As a cis woman who is in a happily monogamous het relationship, I am probably the least qualified person to review this collection of stories. But, oh, it has a story about Turing in it, and as a logician who sometimes flirts with computer science and AI, I feel eminently qualified to read about Turing, and for that story alone I bought the book.
As a “best of” collection, it draws upon stories published the previous year, so all of these first came out — in various venues — in 2016. Many are thus things I would not have otherwise come across, which is one of the advantages that collected volumes have — they provide a different type of exposure for the stories and the authors that wrote them. And this particular volume is a physically lovely one — beautiful cover art by Dmitry Vorsin, attractive typesetting, and a suppleness to the pages which reminds me, as if I needed a reminder, of why I love print books so much more than electronic ones.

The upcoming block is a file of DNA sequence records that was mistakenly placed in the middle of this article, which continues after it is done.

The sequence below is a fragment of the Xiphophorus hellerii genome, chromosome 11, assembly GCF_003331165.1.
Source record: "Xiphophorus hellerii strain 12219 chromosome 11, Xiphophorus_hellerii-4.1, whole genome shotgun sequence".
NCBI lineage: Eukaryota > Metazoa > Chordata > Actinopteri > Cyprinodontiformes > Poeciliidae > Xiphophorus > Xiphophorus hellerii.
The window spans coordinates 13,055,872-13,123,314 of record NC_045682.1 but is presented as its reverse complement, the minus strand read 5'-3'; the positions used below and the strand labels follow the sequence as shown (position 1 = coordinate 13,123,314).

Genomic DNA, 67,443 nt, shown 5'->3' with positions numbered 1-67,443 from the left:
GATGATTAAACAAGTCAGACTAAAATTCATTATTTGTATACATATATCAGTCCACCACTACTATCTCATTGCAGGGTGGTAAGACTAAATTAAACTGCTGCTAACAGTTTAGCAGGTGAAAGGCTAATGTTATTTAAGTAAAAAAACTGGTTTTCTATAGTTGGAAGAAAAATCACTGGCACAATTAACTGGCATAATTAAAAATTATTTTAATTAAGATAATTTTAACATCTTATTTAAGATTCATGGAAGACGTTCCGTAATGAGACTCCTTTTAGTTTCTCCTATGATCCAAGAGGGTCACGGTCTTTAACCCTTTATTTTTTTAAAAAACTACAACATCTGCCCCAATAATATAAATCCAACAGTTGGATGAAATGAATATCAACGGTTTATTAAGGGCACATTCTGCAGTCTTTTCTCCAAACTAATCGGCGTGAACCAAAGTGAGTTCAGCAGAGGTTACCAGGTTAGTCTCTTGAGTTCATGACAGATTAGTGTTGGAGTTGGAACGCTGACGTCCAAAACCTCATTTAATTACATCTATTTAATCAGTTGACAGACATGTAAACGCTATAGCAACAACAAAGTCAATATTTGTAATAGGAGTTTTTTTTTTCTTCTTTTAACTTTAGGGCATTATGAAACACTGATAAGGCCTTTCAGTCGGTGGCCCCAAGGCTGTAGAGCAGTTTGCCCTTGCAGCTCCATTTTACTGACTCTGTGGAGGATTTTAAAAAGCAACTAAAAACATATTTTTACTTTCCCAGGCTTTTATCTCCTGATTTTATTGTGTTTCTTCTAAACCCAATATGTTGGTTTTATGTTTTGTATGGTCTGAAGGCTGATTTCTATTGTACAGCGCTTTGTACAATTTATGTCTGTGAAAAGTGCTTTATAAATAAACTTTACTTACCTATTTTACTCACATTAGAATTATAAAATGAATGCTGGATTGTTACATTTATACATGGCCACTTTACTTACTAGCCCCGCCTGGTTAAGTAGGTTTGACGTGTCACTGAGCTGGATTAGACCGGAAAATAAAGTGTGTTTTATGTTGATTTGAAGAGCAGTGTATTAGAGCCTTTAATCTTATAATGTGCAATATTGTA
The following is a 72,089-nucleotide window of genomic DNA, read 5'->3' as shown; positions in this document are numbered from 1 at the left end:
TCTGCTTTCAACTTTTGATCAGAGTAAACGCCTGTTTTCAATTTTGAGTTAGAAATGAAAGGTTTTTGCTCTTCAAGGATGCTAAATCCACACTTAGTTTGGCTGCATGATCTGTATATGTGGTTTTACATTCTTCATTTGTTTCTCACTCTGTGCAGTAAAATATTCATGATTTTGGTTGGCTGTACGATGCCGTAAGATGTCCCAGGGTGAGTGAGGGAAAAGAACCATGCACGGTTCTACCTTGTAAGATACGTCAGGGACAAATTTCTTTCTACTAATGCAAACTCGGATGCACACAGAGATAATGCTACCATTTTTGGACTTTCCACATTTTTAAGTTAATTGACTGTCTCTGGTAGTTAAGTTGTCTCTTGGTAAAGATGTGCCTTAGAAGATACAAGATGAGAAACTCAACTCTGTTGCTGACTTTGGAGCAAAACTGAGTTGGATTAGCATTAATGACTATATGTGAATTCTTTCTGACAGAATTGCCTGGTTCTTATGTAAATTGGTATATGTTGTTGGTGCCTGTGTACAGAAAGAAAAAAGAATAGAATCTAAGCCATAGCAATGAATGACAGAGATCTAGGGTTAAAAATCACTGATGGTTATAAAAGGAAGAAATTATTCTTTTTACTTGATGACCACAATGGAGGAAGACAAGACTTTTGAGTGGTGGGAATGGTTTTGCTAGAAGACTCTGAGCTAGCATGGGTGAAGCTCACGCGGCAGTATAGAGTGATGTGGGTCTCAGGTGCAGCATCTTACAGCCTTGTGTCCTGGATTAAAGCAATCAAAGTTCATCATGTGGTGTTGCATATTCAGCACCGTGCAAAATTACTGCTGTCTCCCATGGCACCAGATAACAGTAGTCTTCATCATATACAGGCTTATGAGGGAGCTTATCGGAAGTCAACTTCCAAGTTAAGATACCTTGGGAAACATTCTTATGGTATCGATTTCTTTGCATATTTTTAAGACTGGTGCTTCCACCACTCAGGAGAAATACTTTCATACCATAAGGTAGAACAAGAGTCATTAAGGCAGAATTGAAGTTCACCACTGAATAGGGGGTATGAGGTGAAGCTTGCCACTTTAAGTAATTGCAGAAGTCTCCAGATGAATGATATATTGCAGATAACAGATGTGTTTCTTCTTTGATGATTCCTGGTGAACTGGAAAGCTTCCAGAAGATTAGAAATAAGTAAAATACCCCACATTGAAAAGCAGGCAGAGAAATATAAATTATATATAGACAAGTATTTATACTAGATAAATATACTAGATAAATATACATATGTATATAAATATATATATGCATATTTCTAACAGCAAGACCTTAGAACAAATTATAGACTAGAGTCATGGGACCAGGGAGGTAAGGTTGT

Each story is prefaced by a short quote from the story, bound to spark the reader’s interest. The tales included are the following:
- “The Tale of the Costume Maker” by Steve Carr
- “Das Steingeschöpf” by G. V. Anderson
- “Where’s the Rest of Me?” by Matthew Cheney
- “The Gentleman of Chaos” by A. Merc Rustad
- “Frost” by ‘Nathan Burgoine
- “Bull of Heaven” by Gabriel Murray
- “The Sound a Raven Makes” by Mathew Scaletta
- “Angel, Monster, Man” by Sam J. Miller
- “Most Holy Ghost” by Martin Pousson
- “Ratcatcher” by Amy Griswold
- “The Drowning Line” by Haralambi Markov
- “My Heart’s Own Desire” by Robert Levy
- “Turing Test” by Eric Schaller
- “Of All Possible Worlds” by Eneasz Brodski
- “Carnivores” by Rich Larson
- “It’s the End of the World As We Know It” by A. C. Wise
- “The Death of Paul Bunyon” by Charles Payseur
Each of the stories will be reviewed individually, and linked back to this post when the review is posted.
Overall, the collection is powerful, beautiful, and sad. Every single story is steeped in emotion, and lovingly crafted.